Venerable sir, as to that, I think thus: "It is a gain for me, it is a great gain for me that I am living with such companions in the holy life." I maintain bodily acts of lovingkindness towards them both openly and privately. I consider: "Why should I not set aside what I wish to do and do what these venerable ones wish to do?" Then I set aside what I wish to do and do what these venerable ones wish to do. We are different in body, venerable sir, but one in mind. Whichever of us returns first from the village with almsfood prepares the seats, sets out the water for drinking and for washing, and puts the refuse bucket in its place. Whichever of us returns last eats any food left over, if he wishes. He puts away the seats and the water for drinking and washing. He puts away the refuse bucket after washing it, and he sweeps out the refectory. Whoever notices that the pots of water for drinking, washing, or the latrines are low and empty, takes care of them. If they are too heavy for him, he calls someone else by a signal of the hand and they move it by joining hands, but because of this we do not break out in speech. But, every fIve days, we sit together all night discussing the Dharma. This is how we abide diligent, ardent, mindful, and resolute.

The living Dharma is in the details of living mindfully and attentively, aware of the needs of others and allowing our understanding to bloom into direct manifestations of wisdom and compassion. In the classic Mahaya text, The Way of the Bodhisattva, Shantideva advises:

Those desiring speedily to be A refuge for themselves and other beings, Should interchange the terms "I" and "other," And thus embrace a sacred mystery.

When we practice this way, and recognize that others share our spiritual aspirations, it is easy to truly be present with others and to regard them as our kalyanamitra, our spiritual friends. Ananda once remarked to the Buddha, "Half of this holy life, Lord, is good and noble friends, companionship with the good, association with the good." The Buddha reflected for a moment and then responded, "Do not say that, Ananda. Do not say that. It is the whole of this holy life." When faced with disputes within our Sanghas, we must return to the basic practices of mindful breathing and walking, and ask ourselves the question the Buddha posed to the bhikkhus at Kosambi:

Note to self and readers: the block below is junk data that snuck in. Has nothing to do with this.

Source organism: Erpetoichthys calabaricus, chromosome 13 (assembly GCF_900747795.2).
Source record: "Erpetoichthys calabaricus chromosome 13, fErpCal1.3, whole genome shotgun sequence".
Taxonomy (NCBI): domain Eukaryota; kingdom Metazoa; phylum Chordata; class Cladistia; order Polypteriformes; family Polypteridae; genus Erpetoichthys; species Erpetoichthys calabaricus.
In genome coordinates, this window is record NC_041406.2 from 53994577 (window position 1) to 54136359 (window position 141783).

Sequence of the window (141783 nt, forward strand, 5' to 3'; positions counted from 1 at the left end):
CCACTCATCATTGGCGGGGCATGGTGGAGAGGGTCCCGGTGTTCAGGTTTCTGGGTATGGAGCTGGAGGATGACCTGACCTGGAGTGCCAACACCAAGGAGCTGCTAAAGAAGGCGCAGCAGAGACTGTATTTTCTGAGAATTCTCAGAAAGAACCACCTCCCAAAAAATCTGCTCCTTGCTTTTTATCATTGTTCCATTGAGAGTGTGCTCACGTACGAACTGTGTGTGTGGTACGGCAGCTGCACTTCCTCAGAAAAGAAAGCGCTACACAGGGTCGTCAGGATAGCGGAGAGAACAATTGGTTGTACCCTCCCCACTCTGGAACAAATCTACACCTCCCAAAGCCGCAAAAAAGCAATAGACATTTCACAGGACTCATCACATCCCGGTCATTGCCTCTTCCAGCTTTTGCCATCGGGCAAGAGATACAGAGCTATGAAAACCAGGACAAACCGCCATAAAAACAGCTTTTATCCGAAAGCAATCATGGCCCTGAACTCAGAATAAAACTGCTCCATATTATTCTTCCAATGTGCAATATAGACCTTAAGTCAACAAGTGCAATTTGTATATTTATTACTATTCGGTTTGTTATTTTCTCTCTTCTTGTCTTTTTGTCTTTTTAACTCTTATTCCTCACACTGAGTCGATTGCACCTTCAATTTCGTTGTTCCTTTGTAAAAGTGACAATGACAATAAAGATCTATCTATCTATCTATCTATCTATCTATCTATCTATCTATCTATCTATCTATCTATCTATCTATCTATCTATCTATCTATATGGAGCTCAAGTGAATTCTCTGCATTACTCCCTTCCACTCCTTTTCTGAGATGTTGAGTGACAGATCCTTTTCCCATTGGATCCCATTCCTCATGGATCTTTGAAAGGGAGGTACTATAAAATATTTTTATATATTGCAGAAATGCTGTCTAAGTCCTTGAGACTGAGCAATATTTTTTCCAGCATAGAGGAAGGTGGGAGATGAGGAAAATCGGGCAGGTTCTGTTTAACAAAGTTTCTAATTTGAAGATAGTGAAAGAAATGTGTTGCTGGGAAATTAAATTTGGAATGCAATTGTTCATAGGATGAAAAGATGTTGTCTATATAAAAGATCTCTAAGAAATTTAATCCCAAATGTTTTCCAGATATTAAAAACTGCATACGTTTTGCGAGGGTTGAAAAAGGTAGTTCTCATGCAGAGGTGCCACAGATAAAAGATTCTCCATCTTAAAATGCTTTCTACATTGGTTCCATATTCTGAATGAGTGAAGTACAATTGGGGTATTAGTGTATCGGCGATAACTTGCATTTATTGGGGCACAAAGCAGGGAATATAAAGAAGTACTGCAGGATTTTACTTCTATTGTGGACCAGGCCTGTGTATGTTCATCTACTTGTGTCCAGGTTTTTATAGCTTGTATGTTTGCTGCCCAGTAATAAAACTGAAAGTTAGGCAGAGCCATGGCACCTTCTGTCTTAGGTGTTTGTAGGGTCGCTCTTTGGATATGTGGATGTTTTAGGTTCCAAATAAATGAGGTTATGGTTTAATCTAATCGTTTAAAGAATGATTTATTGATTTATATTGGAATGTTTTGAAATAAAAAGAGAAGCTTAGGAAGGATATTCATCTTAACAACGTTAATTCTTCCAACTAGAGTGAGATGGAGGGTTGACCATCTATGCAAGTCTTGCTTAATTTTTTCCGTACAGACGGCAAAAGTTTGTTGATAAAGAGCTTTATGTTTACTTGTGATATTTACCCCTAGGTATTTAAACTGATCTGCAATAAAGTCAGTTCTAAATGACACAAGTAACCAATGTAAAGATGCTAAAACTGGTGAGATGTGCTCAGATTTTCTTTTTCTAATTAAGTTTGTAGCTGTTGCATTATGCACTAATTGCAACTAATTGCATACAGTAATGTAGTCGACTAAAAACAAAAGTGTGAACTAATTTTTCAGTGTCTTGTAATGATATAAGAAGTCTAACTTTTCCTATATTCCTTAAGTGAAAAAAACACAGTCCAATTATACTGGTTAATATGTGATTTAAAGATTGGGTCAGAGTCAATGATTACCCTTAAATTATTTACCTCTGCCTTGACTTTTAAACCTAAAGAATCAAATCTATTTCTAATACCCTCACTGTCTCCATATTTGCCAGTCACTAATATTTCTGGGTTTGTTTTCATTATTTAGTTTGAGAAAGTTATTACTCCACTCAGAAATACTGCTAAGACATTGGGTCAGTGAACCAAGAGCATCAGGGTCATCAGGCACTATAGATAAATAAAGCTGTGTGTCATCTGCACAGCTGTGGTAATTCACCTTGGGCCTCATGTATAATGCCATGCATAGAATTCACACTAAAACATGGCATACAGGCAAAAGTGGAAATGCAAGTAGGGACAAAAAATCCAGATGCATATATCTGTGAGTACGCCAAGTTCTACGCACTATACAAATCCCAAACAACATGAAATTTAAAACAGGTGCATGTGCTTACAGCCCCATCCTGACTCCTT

Breakers of bones and murderers, Those who steal cattle, horses, and wealth, Those who pillage the entire realm-- When even these can act together Why can you not do so too?

Dharma teacher Jack Lawlor, True Direction, has practiced law for twenty-three years and is the author of the book, Sangha Building. The book is available directly from Jack, c/o Lakeside Buddha Sangha, P.O. Box 7077, Evanston, IL 60201.

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The Joys of Nurturing Regional Mindfulness Practice

By Jack Lawlor mb54-TheJoys1

We know that practicing without a Sangha is difficult. That is why we try our best to set up Sanghas where we live. To be an Order of Interbeing member is wonderful. Wonderful, not because we have the title of OI membership but in that we have a chance to practice. As an OI member you must now begin to support a practice group or to organize one if none exists in your area. It does not mean anything to be an OI member        if you do not do this in your area. So if we know what it really means to be a Sangha-builder, an OI member, or a Dharma teacher, it is a very good thing. To receive the Mindfulness Trainings transmission and a brown jacket and decide not to build a Sangha would be like getting a student identity card at a university and not using the library or going to class, but telling people that you are a student of a very famous university. It would be very funny. Sangha building is what we do. It is the practice. --Ven. Thich Nhat Hanh